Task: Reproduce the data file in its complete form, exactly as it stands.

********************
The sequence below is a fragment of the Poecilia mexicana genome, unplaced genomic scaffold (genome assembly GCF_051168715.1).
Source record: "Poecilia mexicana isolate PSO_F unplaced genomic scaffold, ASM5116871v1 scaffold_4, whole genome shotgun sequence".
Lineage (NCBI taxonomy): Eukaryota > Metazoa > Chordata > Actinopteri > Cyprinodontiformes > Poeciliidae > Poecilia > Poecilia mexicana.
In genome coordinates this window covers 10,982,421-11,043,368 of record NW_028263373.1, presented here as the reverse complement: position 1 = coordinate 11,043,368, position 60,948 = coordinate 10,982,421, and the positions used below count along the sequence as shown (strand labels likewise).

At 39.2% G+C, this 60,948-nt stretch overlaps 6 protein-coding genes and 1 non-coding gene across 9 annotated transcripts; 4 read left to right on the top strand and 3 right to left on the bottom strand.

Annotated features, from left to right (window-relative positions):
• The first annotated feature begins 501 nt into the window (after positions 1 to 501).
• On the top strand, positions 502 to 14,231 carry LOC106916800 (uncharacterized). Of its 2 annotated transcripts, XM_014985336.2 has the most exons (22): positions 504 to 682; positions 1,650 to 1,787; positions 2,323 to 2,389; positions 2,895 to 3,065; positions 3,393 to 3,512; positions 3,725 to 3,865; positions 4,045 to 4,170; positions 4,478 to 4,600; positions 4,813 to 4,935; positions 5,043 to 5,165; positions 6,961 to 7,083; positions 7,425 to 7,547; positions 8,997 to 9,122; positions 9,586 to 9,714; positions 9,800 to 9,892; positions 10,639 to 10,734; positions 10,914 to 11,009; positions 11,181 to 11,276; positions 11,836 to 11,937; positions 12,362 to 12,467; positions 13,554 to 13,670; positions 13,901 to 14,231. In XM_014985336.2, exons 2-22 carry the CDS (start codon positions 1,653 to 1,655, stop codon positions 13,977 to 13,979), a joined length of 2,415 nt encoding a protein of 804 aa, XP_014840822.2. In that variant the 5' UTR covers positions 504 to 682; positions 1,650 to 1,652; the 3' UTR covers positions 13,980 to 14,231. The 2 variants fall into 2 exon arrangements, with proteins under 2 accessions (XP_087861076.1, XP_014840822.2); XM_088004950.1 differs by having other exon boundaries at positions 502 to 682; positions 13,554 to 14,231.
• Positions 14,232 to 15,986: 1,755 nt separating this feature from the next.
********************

The sequence below is a fragment of the Poecilia mexicana genome, unplaced genomic scaffold (genome assembly GCF_051168715.1).
Source record: "Poecilia mexicana isolate PSO_F unplaced genomic scaffold, ASM5116871v1 scaffold_4, whole genome shotgun sequence".
Lineage (NCBI taxonomy): Eukaryota > Metazoa > Chordata > Actinopteri > Cyprinodontiformes > Poeciliidae > Poecilia > Poecilia mexicana.
In genome coordinates this window covers 10,982,421-11,043,368 of record NW_028263373.1, presented here as the reverse complement: position 1 = coordinate 11,043,368, position 60,948 = coordinate 10,982,421, and the positions used below count along the sequence as shown (strand labels likewise).

At 39.2% G+C, this 60,948-nt stretch overlaps 6 protein-coding genes and 1 non-coding gene across 9 annotated transcripts; 4 read left to right on the top strand and 3 right to left on the bottom strand.

Annotated features, from left to right (window-relative positions):
• The first annotated feature begins 501 nt into the window (after positions 1 to 501).
• On the top strand, positions 502 to 14,231 carry LOC106916800 (uncharacterized). Of its 2 annotated transcripts, XM_014985336.2 has the most exons (22): positions 504 to 682; positions 1,650 to 1,787; positions 2,323 to 2,389; positions 2,895 to 3,065; positions 3,393 to 3,512; positions 3,725 to 3,865; positions 4,045 to 4,170; positions 4,478 to 4,600; positions 4,813 to 4,935; positions 5,043 to 5,165; positions 6,961 to 7,083; positions 7,425 to 7,547; positions 8,997 to 9,122; positions 9,586 to 9,714; positions 9,800 to 9,892; positions 10,639 to 10,734; positions 10,914 to 11,009; positions 11,181 to 11,276; positions 11,836 to 11,937; positions 12,362 to 12,467; positions 13,554 to 13,670; positions 13,901 to 14,231. In XM_014985336.2, exons 2-22 carry the CDS (start codon positions 1,653 to 1,655, stop codon positions 13,977 to 13,979), a joined length of 2,415 nt encoding a protein of 804 aa, XP_014840822.2. In that variant the 5' UTR covers positions 504 to 682; positions 1,650 to 1,652; the 3' UTR covers positions 13,980 to 14,231. The 2 variants fall into 2 exon arrangements, with proteins under 2 accessions (XP_087861076.1, XP_014840822.2); XM_088004950.1 differs by having other exon boundaries at positions 502 to 682; positions 13,554 to 14,231.
• Positions 14,232 to 15,986: 1,755 nt separating this feature from the next.